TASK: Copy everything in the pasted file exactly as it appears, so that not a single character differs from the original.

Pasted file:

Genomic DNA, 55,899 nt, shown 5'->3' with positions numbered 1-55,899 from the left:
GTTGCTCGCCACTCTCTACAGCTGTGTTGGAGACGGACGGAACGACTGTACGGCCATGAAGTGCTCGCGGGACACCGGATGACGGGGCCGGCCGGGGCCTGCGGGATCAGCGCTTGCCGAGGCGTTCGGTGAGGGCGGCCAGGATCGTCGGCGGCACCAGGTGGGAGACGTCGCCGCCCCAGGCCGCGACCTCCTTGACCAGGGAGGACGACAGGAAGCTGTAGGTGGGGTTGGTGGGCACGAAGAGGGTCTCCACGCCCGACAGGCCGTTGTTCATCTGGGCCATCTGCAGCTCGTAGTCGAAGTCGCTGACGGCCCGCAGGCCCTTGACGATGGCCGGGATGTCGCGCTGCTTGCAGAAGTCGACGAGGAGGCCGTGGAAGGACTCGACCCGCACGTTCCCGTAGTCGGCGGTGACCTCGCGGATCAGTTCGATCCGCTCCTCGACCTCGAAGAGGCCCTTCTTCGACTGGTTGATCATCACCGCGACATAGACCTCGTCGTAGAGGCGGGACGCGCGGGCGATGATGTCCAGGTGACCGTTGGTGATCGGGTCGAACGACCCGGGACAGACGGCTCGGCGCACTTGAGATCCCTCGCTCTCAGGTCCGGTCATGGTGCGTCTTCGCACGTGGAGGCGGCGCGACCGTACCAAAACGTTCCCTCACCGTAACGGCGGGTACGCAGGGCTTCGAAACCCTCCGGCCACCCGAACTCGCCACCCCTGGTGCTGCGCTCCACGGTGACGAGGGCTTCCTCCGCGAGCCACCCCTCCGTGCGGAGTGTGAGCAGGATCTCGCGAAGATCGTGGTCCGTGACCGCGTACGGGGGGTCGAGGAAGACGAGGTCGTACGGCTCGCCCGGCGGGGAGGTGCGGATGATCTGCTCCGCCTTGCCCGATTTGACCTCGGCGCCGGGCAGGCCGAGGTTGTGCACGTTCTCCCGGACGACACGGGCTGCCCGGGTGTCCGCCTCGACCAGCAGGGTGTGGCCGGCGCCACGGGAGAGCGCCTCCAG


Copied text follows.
Genomic DNA, 55,899 nt, shown 5'->3' with positions numbered 1-55,899 from the left:
GTTGCTCGCCACTCTCTACAGCTGTGTTGGAGACGGACGGAACGACTGTACGGCCATGAAGTGCTCGCGGGACACCGGATGACGGGGCCGGCCGGGGCCTGCGGGATCAGCGCTTGCCGAGGCGTTCGGTGAGGGCGGCCAGGATCGTCGGCGGCACCAGGTGGGAGACGTCGCCGCCCCAGGCCGCGACCTCCTTGACCAGGGAGGACGACAGGAAGCTGTAGGTGGGGTTGGTGGGCACGAAGAGGGTCTCCACGCCCGACAGGCCGTTGTTCATCTGGGCCATCTGCAGCTCGTAGTCGAAGTCGCTGACGGCCCGCAGGCCCTTGACGATGGCCGGGATGTCGCGCTGCTTGCAGAAGTCGACGAGGAGGCCGTGGAAGGACTCGACCCGCACGTTCCCGTAGTCGGCGGTGACCTCGCGGATCAGTTCGATCCGCTCCTCGACCTCGAAGAGGCCCTTCTTCGACTGGTTGATCATCACCGCGACATAGACCTCGTCGTAGAGGCGGGACGCGCGGGCGATGATGTCCAGGTGACCGTTGGTGATCGGGTCGAACGACCCGGGACAGACGGCTCGGCGCACTTGAGATCCCTCGCTCTCAGGTCCGGTCATGGTGCGTCTTCGCACGTGGAGGCGGCGCGACCGTACCAAAACGTTCCCTCACCGTAACGGCGGGTACGCAGGGCTTCGAAACCCTCCGGCCACCCGAACTCGCCACCCCTGGTGCTGCGCTCCACGGTGACGAGGGCTTCCTCCGCGAGCCACCCCTCCGTGCGGAGTGTGAGCAGGATCTCGCGAAGATCGTGGTCCGTGACCGCGTACGGGGGGTCGAGGAAGACGAGGTCGTACGGCTCGCCCGGCGGGGAGGTGCGGATGATCTGCTCCGCCTTGCCCGATTTGACCTCGGCGCCGGGCAGGCCGAGGTTGTGCACGTTCTCCCGGACGACACGGGCTGCCCGGGTGTCCGCCTCGACCAGCAGGGTGTGGCCGGCGCCACGGGAGAGCGCCTCCAG